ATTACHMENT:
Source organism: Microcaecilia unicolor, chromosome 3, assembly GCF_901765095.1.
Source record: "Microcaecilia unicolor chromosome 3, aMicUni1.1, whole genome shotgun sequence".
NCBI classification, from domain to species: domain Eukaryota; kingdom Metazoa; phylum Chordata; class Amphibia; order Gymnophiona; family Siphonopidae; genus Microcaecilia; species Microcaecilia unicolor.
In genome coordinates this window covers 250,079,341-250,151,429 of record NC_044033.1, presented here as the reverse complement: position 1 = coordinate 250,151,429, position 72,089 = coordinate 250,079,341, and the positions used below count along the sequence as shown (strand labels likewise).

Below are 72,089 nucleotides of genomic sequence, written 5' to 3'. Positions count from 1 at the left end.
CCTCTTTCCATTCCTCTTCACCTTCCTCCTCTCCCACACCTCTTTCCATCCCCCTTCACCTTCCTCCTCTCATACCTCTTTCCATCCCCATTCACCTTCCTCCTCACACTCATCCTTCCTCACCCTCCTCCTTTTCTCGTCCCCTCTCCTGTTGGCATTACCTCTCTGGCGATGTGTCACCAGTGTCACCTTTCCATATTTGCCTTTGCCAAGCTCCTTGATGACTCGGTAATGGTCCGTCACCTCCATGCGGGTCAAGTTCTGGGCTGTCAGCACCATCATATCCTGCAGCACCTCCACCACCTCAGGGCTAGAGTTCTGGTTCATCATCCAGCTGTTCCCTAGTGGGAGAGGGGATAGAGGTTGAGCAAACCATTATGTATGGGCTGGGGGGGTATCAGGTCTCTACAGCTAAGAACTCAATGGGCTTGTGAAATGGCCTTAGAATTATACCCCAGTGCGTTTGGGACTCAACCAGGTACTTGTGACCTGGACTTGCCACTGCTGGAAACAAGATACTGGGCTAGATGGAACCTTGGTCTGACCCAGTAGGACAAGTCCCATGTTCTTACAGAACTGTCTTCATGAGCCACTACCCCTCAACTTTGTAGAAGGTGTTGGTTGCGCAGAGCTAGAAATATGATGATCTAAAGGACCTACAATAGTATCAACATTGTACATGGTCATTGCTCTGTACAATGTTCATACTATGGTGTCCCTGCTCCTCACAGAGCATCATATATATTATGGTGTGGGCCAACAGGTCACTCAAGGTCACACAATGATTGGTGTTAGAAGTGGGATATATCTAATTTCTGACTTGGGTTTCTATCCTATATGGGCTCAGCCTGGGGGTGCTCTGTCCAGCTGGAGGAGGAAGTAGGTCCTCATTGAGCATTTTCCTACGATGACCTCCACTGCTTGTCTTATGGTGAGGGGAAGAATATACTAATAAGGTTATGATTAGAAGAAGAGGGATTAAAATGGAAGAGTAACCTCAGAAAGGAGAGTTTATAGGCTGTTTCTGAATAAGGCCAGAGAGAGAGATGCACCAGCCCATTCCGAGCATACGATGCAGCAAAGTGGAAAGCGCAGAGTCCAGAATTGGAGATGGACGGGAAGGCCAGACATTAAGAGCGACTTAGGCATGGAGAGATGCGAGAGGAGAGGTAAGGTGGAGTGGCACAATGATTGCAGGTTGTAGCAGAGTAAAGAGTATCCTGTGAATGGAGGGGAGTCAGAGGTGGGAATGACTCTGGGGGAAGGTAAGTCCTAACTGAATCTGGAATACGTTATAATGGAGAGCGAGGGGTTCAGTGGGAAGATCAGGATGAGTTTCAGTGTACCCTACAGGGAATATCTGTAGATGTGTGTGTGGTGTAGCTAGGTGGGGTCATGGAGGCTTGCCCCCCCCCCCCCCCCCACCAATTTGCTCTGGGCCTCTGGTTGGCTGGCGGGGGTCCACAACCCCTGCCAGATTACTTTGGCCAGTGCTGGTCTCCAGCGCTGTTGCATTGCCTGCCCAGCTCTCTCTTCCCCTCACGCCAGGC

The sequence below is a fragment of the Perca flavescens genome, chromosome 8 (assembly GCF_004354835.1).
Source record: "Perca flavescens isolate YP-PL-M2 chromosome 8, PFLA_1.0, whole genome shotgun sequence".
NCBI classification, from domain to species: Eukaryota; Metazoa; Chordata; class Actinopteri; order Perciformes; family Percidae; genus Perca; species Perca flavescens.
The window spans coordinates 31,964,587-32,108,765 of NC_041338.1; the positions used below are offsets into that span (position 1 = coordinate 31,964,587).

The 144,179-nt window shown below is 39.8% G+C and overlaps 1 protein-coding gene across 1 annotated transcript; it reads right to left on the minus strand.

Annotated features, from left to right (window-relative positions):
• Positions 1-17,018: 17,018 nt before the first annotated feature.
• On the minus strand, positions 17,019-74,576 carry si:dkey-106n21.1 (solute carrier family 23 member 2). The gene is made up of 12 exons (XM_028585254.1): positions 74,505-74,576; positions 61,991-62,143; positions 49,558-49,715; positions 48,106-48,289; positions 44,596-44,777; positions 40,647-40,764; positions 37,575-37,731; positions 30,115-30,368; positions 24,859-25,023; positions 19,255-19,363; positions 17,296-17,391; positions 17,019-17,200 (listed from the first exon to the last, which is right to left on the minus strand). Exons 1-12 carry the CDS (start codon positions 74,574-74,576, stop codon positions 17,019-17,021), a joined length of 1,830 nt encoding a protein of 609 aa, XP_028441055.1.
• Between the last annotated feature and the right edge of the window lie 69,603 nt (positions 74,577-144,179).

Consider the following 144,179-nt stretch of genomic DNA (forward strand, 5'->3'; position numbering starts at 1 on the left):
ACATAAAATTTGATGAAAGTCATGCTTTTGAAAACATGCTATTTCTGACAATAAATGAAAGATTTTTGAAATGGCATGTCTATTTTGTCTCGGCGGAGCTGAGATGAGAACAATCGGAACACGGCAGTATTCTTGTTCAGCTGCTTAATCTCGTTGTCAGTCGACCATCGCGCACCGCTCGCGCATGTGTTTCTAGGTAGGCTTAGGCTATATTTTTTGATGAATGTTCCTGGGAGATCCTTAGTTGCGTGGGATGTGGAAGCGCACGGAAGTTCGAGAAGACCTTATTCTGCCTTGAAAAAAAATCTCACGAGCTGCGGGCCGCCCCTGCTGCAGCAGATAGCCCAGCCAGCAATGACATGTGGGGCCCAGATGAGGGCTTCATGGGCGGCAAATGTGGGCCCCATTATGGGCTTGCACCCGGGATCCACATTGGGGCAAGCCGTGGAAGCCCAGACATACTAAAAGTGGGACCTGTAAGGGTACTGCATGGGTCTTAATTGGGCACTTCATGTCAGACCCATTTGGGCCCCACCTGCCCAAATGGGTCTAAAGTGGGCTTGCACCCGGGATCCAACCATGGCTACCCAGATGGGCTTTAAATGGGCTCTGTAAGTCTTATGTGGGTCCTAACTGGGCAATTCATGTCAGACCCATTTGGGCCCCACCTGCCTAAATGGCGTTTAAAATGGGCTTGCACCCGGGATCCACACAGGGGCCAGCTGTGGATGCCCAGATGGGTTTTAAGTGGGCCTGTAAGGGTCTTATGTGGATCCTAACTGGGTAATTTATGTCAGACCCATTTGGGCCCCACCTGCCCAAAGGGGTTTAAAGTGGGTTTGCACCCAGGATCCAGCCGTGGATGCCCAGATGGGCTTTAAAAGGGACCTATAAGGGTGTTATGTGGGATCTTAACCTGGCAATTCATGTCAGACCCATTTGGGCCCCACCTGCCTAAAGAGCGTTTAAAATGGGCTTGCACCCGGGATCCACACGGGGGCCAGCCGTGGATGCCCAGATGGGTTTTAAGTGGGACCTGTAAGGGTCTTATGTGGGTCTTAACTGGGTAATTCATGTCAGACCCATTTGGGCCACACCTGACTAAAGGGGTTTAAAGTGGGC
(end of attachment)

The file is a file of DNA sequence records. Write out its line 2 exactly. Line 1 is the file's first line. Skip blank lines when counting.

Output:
Source record: "Microcaecilia unicolor chromosome 3, aMicUni1.1, whole genome shotgun sequence".